August 30th, 2012
Understanding Our Changing World with Dynamic Spatial Modeling
August 29, 2012 by Mladen Stojic, President of Hexagon Geospatial
Understanding our world requires us to model and interpret the spatial relationships between human, social and physical geography. We live in a connected world of spatial and non-spatial relationships, and it is essential that we be conscious of these relationships, as this helps us to grasp the impact of our decisions on our daily lives.
Because we live in a world where human, social and physical geography is always changing, we need a way to dynamically understand our changing world. A change requires us to assess the effect that event has had on the geography. Many times, this involves simulating, predicting, preventing and even influencing positive change.
Spatial modeling tools are a prerequisite to dynamically modeling and understanding our changing earth. Spatial modeling is the process of using spatial operators on a variety of geospatial datasets (for example, imagery, terrain and features) to create an information product. This involves using a set of procedures that simulates real-world conditions within a geospatial application, using the spatial relationships of geographic features and their attributes. From these created models, you can perform spatial analysis to derive information from data, such as distributions or patterns, using the spatial context of the problem. Actionable decisions require real information – not just data – and spatial modeling is key in driving these decisions.
NOAA researchers have a new instrument unofficially named “Seahorse” that is used on the ocean floor to study sea scallops. Named Seahorse because it is spiny and curved, the instrument is a sophisticated, up-to-date version of a survey system developed at the Woods Hole Oceanographic Institution (WHOI) and used on sea scallop resource surveys conducted by NOAA’s Northeast Fisheries Science Center (NEFSC).
We put up a blog post linking to a recently released UN paper entitled:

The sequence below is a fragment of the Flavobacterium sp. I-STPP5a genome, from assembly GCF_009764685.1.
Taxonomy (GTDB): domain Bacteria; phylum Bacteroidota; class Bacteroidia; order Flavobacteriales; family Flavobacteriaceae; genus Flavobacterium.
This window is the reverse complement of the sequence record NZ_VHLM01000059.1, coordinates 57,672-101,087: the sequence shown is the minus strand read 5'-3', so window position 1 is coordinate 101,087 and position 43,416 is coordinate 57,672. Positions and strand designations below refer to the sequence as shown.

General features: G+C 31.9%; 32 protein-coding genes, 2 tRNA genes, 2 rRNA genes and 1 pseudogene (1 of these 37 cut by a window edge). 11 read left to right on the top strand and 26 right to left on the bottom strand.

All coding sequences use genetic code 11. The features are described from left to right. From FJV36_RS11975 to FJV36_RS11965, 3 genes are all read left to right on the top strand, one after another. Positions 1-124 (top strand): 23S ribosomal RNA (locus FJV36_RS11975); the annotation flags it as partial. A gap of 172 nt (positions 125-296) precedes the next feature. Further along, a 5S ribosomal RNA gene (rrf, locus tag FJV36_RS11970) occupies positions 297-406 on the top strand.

Future Trends in Geospatial Information Management: The Five to Ten Year Vision
We noted in the original post that without knowing who the list of experts who contributed to the paper were, we were a little hesitant. We do know that Peter Batty added his thoughts. A good guy, but somebody who still talks about, the rather controversial, neoGeography or “new geography”.
Anyway, we digress. After reading the paper a number of times, we felt a little. Well. Deflated. We regard the new world of location technology as very exciting. The paper made for some dry reading; ok it was for the UN and not meant to have us all jumping for joy. But we hoped for a realistic, useful reflection on where the geospatial world is moving. Too much felt like wild guesses, repetition of the obvious, and the unimportant. Ok, we are being harsh, but this is a panel of experts. We expected some expert insight.
Hurricane Isaac has shifted its path from threatening Florida and the Republican National Convention and has moved far west, now following a path through the Gulf very similar to the one Hurricane Katrina traveled seven years ago.
It is predicted to be a weaker Category One storm when it makes landfall, with sustained winds of between 74 and 95 miles per hour, yet it’s still said to be a hurricane. The hurricane is prompting the governors of Alabama, Louisiana and Mississippi to declare emergencies (and in Alabama’s case, the governor to order mandatory coastal evacuations).
Streamlined Geospatial Technologies Enable Better Decision Making
August 27, 2012 by Mladen Stojic, President of Hexagon Geospatial
More than ever before, we can sense the real world around us – from space, the air, and the ground. Organizations need the right solutions for managing this data influx to both make sense of the changing world and smarter decisions in the face of any challenge.
Often, geospatial professionals are required to work with disparate products that may not work well together. The best way to manage this change is to leverage a portfolio of systems and solutions that integrate geospatial image processing and analysis, GIS, remote sensing, and photogrammetry.
Intergraph recently hosted a webinar that illustrated how our current solutions meet this need, as well as introduced new innovations that will be included in our upcoming release.
Global climate change on the Atlantic coast is in fast-forward mode — swamping and eroding beaches, wetlands and farm fields, according to scientists. Shorelines from North Carolina to Boston are in a ‘hotspot’ for sea-level rise and will see water levels rise at double the rate of most places on the planet, according to the U.S. Geological Survey. What is the cause of this is a double geological activity.
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